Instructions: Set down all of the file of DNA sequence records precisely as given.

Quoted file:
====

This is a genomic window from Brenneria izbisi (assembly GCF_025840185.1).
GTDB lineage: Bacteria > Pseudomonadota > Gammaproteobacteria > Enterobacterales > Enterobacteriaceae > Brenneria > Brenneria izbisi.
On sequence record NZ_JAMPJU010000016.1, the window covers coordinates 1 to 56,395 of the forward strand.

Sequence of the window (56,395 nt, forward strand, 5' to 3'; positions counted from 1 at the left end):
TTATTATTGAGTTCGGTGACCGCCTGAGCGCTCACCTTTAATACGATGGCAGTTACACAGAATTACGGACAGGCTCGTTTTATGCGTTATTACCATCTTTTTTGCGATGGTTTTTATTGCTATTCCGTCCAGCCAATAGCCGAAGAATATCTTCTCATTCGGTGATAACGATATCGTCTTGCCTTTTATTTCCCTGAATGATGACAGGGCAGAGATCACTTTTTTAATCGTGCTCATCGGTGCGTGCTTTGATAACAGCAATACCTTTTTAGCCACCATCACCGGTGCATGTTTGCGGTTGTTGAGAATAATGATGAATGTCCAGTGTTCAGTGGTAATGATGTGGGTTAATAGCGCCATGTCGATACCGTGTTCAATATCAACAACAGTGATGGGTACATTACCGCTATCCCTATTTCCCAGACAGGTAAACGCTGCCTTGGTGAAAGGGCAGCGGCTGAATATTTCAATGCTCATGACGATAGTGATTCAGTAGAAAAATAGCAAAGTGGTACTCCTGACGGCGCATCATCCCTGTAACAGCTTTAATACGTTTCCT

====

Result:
This is a genomic window from Brenneria izbisi (assembly GCF_025840185.1).
GTDB lineage: Bacteria > Pseudomonadota > Gammaproteobacteria > Enterobacterales > Enterobacteriaceae > Brenneria > Brenneria izbisi.
On sequence record NZ_JAMPJU010000016.1, the window covers coordinates 1 to 56,395 of the forward strand.

Sequence of the window (56,395 nt, forward strand, 5' to 3'; positions counted from 1 at the left end):
TTATTATTGAGTTCGGTGACCGCCTGAGCGCTCACCTTTAATACGATGGCAGTTACACAGAATTACGGACAGGCTCGTTTTATGCGTTATTACCATCTTTTTTGCGATGGTTTTTATTGCTATTCCGTCCAGCCAATAGCCGAAGAATATCTTCTCATTCGGTGATAACGATATCGTCTTGCCTTTTATTTCCCTGAATGATGACAGGGCAGAGATCACTTTTTTAATCGTGCTCATCGGTGCGTGCTTTGATAACAGCAATACCTTTTTAGCCACCATCACCGGTGCATGTTTGCGGTTGTTGAGAATAATGATGAATGTCCAGTGTTCAGTGGTAATGATGTGGGTTAATAGCGCCATGTCGATACCGTGTTCAATATCAACAACAGTGATGGGTACATTACCGCTATCCCTATTTCCCAGACAGGTAAACGCTGCCTTGGTGAAAGGGCAGCGGCTGAATATTTCAATGCTCATGACGATAGTGATTCAGTAGAAAAATAGCAAAGTGGTACTCCTGACGGCGCATCATCCCTGTAACAGCTTTAATACGTTTCCT